With new leaders, the PP carves out its own path
With his victory, Kim will have to set the tone of possible policy cooperation with the ruling Democratic Party as well as with the Moon Jae-in government.
On a ticket with Kim, first term lawmaker Lee Yong-ho was elected chief policy maker. The duo won the intraparty vote by defeating Kim Kwan-young, who ran with Lee Un-ju on the ticket in a runoff. The party stopped counting votes after the Kim-Lee duo was confirmed to have won a majority of votes.
As the floor leader of the party of 40 lawmakers, Kim will serve as the acting party leader and will have to appoint the head of the party’s emergency council and its members to recover the party from the electoral defeat. “The Moon administration appears to be preoccupied with showcasing before the public,” said the veteran lawmaker. He went on to criticize President Moon’s decision the day before to temporarily shut down thermal power plants that have been running 30 years or more for a period until June, citing the lack of policy consultation beforehand.
“While we need countermeasures on the fine dust problem, I am not convinced whether it is the right move to address the issue that would increase the burden to the people by increasing electricity bills,” continued the floor leader, referring to a forecast that the temporary shutdown would lead to a 0.2 percent increase in electricity bill. The Blue House said the increase could be covered by the tax-funded Korea Electric Power Corporation.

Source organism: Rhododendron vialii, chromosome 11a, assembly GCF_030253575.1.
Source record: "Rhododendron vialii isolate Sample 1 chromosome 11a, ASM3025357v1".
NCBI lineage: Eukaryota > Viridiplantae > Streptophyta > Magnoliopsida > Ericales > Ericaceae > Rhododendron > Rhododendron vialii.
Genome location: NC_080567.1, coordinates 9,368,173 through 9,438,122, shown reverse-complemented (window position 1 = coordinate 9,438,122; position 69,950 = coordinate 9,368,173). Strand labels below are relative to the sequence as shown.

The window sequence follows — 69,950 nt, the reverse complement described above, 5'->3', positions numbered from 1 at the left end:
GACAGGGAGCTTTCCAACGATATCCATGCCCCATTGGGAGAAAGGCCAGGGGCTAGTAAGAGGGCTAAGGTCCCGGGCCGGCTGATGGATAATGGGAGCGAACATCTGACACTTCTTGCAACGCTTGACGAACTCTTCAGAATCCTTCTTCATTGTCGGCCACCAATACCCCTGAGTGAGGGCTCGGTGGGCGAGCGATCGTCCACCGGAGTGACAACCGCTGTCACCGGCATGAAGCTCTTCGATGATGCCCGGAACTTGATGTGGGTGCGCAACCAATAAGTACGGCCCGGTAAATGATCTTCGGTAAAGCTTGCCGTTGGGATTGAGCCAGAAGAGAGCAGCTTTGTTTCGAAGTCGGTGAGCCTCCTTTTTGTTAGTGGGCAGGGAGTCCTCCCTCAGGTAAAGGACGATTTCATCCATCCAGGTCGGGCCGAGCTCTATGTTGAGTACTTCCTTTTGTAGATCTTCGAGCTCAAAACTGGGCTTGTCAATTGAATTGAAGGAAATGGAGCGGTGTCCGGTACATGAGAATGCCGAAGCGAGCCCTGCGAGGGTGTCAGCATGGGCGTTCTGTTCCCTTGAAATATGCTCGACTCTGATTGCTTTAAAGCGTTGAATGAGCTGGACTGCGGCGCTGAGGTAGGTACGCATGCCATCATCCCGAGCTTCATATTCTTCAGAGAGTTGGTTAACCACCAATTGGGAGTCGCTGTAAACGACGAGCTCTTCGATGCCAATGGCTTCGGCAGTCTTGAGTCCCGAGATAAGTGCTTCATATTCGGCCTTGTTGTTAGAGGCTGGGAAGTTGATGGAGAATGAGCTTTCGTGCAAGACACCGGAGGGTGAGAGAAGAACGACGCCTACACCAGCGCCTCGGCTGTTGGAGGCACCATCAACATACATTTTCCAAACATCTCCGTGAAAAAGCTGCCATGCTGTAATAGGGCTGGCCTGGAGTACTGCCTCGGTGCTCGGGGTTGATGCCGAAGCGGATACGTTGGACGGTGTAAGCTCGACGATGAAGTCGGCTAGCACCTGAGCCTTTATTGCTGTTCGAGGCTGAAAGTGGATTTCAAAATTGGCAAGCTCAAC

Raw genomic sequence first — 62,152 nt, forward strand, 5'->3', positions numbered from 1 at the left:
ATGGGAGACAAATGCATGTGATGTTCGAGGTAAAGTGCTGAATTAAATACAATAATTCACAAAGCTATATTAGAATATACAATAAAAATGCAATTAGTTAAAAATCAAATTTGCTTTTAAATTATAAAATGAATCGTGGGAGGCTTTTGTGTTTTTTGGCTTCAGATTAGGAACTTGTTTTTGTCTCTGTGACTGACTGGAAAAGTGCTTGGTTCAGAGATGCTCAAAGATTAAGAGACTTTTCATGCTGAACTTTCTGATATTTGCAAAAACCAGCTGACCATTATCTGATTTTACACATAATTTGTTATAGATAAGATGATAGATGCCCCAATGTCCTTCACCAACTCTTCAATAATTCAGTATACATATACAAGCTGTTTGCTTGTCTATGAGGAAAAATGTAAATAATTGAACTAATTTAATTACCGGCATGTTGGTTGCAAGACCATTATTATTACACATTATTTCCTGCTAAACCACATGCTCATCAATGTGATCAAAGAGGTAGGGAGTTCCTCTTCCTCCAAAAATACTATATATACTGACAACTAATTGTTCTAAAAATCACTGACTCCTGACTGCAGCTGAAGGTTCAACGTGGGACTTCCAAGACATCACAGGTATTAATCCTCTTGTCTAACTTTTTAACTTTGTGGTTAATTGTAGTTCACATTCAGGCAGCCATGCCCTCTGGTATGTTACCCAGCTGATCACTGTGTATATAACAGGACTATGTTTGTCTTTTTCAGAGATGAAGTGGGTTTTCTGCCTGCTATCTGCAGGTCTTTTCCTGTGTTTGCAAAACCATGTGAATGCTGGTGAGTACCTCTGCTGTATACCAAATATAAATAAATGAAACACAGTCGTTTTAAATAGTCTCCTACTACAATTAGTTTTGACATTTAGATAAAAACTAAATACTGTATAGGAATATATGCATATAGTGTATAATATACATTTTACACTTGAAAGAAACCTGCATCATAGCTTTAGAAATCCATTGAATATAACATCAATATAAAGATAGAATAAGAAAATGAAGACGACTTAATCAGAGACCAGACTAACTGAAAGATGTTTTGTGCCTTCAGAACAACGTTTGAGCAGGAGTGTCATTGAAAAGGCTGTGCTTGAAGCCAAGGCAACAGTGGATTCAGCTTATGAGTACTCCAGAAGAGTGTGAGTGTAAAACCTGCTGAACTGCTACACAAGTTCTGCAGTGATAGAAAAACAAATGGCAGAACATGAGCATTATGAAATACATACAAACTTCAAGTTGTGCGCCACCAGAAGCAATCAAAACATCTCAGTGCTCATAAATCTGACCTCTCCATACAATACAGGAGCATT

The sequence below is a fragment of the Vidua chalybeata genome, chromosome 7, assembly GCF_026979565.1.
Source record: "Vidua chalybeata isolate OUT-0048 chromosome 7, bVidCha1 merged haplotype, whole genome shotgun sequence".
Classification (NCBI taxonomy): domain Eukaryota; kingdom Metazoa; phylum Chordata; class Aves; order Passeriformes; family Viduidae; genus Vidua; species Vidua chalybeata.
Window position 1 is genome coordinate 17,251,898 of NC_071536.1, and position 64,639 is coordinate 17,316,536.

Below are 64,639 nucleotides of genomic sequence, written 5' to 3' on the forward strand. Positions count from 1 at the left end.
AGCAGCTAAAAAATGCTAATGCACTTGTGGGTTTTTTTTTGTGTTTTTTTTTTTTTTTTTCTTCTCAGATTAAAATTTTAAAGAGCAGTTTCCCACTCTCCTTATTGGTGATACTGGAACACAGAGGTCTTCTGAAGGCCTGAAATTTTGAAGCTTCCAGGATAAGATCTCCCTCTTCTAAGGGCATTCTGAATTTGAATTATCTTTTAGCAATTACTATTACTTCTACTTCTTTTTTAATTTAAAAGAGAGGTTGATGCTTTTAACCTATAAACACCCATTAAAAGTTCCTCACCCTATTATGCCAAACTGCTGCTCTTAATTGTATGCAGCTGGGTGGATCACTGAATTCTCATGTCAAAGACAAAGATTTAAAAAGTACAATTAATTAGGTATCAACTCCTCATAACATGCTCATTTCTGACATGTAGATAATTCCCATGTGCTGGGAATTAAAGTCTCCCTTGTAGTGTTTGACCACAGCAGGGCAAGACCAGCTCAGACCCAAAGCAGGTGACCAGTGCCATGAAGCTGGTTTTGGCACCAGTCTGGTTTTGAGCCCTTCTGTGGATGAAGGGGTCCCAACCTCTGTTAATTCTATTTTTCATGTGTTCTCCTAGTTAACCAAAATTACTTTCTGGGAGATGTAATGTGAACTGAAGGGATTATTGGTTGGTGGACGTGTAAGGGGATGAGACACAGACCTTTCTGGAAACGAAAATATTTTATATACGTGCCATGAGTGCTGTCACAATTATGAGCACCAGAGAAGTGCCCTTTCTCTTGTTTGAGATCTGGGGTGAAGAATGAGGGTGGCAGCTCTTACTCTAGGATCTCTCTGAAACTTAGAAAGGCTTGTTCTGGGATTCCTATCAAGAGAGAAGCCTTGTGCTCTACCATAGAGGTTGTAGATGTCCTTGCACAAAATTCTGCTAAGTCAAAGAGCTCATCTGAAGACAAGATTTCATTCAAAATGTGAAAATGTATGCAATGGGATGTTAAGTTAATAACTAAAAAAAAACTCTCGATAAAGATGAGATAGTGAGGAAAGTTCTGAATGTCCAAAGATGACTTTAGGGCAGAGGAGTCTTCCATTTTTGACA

“It would have been much better had the government consulted with the opposition and gained public consent,” added Kim.
On a possible coalition with the ruling DP, Kim said official terms of coalition deal will be required. He made it clear that without a formal agreement, no coalition would be possible.
“If the Blue House tried to appoint some of our party members for cabinet positions (without an official coalition agreement), that would just be an attempt to disrupt our party unity,” he remarked.
He also dismissed the possibility of merging with the center-right Bareun Party, which has 20 lawmakers under its wing. Talks have circulated that the two opposition parties might merge to forge a 60-member party, which would give it a considerable negotiating power with the DP and the Moon government.
The Bareun Party on Tuesday also made clear it would not merge forces with the People’s Party but instead go on its way to represent the conservatives.
“Under any difficult circumstances, our party will pave the way forward as reform-minded conservatives only looking for the sake of the people,” said 100 party members and lawmakers in a statement issued Tuesday.
BY KANG JIN-KYU [firstname.lastname@example.org]
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